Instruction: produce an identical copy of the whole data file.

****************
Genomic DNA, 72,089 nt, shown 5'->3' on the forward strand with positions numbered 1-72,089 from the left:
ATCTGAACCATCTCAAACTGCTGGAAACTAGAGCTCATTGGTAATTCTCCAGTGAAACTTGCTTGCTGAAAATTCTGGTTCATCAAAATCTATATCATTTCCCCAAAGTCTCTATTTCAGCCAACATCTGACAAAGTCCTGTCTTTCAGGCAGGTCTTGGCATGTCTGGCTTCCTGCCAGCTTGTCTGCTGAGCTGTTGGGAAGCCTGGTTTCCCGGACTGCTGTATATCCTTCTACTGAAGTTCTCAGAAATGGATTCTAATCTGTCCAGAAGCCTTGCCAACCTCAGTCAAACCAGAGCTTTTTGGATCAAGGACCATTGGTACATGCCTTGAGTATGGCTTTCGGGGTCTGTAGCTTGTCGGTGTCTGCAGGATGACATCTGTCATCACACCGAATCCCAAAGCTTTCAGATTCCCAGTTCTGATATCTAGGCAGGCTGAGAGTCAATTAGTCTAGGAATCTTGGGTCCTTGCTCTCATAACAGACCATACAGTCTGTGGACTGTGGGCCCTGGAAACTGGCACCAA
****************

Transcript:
Genomic DNA, 72,089 nt, shown 5'->3' on the forward strand with positions numbered 1-72,089 from the left:
ATCTGAACCATCTCAAACTGCTGGAAACTAGAGCTCATTGGTAATTCTCCAGTGAAACTTGCTTGCTGAAAATTCTGGTTCATCAAAATCTATATCATTTCCCCAAAGTCTCTATTTCAGCCAACATCTGACAAAGTCCTGTCTTTCAGGCAGGTCTTGGCATGTCTGGCTTCCTGCCAGCTTGTCTGCTGAGCTGTTGGGAAGCCTGGTTTCCCGGACTGCTGTATATCCTTCTACTGAAGTTCTCAGAAATGGATTCTAATCTGTCCAGAAGCCTTGCCAACCTCAGTCAAACCAGAGCTTTTTGGATCAAGGACCATTGGTACATGCCTTGAGTATGGCTTTCGGGGTCTGTAGCTTGTCGGTGTCTGCAGGATGACATCTGTCATCACACCGAATCCCAAAGCTTTCAGATTCCCAGTTCTGATATCTAGGCAGGCTGAGAGTCAATTAGTCTAGGAATCTTGGGTCCTTGCTCTCATAACAGACCATACAGTCTGTGGACTGTGGGCCCTGGAAACTGGCACCAA